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New National Monument Established in Maine, but Debate Rages On

QuimbyLand0816-copyPresident Obama designated more than 87,600 acres of forestland in Maine’s North Woods as a national monument Wednesday, capping a years-long quest by a controversial conservationist on the eve of the National Park Service’s centennial.

With a unilateral stroke of his pen, Obama created the Katahdin Woods and Waters National Monument in an area that was once the heart of Maine’s logging and papermaking industry, but now faces an uncertain economic future. Within hours, the National Park Service was in the process of opening offices in the Katahdin region while inviting visitors to discover the monument’s “rivers, streams, woods, flora, fauna, geology, and the night skies that have attracted humans for millennia.”

Supporters hope the monument designation – on lands bordering Baxter State Park that were donated by Roxanne Quimby – will lure additional jobs and economic development while highlighting the region’s natural beauty and history. Proponents also argued that the monument will prove a powerful draw to some of the nearly 3 million annual visitors to Acadia National Park, which ranks among the National Park Service’s busiest destinations.

“Katahdin Woods and Waters is an exceptional example of the rich and storied Maine woods, enhanced by its location in a larger protected landscape, and thus would be a valuable addition to the nation’s natural, historical and cultural heritage conserved and enjoyed in the National Park System,” reads the executive order signed by Obama.

But his executive action infuriated opponents who don’t trust the federal government or who fear the designation will scare away potential industrial-based opportunities, leaving only seasonal tourism jobs.

Gov. Paul LePage, a vocal critic of both Obama and Quimby, declined to speak Wednesday to a group of reporters in Portland, but in a written statement accused the president of “taking unilateral action against the will of the people.”

“The Legislature passed a resolution opposing a National Monument in the North Woods, members of Maine’s congressional delegation opposed it and local citizens voted against it repeatedly,” LePage said. “Despite this lack of support, the Quimby family used high-paid lobbyists in Washington, D.C., to go around the people of Maine and have President Obama use his authority to designate this area a National Monument. This once again demonstrates that rich, out-of-state liberals can force their unpopular agenda on the Maine people against their will.”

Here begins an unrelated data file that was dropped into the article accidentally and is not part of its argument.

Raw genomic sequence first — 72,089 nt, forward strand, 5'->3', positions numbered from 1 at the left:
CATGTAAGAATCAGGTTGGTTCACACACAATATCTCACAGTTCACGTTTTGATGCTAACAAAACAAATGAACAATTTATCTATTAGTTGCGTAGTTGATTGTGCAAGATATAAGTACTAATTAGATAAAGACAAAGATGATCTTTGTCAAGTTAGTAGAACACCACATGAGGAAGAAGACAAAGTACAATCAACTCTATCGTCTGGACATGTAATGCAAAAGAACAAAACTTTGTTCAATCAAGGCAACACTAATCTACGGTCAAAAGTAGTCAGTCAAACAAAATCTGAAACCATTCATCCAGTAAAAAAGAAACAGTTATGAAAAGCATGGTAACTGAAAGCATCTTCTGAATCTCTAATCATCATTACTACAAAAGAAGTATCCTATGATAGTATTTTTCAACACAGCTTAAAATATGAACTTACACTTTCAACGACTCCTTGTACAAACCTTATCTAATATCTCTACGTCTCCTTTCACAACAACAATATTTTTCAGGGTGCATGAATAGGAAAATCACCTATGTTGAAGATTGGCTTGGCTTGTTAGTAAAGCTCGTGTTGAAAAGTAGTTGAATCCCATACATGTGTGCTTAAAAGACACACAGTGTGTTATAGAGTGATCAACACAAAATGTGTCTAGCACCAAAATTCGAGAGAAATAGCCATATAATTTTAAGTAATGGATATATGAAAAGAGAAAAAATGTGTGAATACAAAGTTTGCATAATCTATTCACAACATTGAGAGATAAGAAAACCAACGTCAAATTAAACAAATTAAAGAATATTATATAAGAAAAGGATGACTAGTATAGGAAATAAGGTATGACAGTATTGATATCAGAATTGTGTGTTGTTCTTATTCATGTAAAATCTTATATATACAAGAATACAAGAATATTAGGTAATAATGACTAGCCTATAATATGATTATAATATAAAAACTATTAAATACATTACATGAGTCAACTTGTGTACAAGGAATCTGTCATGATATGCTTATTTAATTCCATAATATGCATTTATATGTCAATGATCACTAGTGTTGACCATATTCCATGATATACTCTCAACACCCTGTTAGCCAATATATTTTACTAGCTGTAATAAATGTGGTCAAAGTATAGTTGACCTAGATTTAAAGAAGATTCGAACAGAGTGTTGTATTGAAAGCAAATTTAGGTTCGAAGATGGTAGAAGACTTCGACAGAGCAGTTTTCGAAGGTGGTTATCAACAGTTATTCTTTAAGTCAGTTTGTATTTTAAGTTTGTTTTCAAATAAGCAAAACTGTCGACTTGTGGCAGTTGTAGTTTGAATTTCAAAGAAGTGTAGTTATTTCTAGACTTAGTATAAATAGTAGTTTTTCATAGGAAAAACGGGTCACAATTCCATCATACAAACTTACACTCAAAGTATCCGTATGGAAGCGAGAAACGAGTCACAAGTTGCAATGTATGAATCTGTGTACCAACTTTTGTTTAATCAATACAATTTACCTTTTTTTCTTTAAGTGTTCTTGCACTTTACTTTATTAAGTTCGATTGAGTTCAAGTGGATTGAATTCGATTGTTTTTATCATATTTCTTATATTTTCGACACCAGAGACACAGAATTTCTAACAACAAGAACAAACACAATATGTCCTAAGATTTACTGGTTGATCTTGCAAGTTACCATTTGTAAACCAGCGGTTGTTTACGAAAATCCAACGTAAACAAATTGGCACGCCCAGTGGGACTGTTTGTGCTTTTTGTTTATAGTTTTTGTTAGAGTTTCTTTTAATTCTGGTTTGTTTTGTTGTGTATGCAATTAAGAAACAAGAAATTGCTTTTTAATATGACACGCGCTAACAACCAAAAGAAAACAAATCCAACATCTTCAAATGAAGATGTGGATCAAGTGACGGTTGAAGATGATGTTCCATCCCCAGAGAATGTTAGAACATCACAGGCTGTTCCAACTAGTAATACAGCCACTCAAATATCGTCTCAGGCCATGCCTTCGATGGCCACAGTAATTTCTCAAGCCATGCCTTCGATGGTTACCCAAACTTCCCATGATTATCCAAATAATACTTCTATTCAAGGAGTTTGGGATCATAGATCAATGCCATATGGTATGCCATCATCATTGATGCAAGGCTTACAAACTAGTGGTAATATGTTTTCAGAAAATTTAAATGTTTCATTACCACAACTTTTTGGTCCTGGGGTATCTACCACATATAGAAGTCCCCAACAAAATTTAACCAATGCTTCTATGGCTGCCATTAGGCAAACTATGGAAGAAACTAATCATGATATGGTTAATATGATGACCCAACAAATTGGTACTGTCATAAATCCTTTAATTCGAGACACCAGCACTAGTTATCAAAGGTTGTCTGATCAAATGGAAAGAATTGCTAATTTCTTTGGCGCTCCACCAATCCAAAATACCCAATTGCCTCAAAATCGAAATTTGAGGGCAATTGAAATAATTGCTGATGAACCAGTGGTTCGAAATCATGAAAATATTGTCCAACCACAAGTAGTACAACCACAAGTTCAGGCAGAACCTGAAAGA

On Tuesday, after reports surfaced that Quimby’s nonprofit foundation, Elliotsville Plantation Inc., had transferred the acreage to the U.S. Department of the Interior, LePage issued a statement that said in part that “that’s one way to get out of paying taxes to the state of Maine. It’s also an ego play for Roxanne Quimby and Senator Angus King.”

David Farmer, a spokesman for Quimby and the foundation, called the governor’s remarks “ridiculous.”

“To suggest that a nonprofit philanthropic organization would give the American people $100 million to avoid property taxes is silly. It’s crazy on the surface,” Farmer said in an email. The land is valued at about $60 million, and the foundation also created a $40 million endowment to help operate and maintain the monument.

Farmer said the foundation paid $120,208.29 in property taxes to several unorganized townships at the property transfer closing this week. He also said the federal government will make payments in lieu of taxes to local governments to compensate for the loss of annual property taxes resulting from the monument designation.

“We believe Penobscot County will actually see an increase in revenue, not to mention an increase in jobs and economic activity,” Farmer said.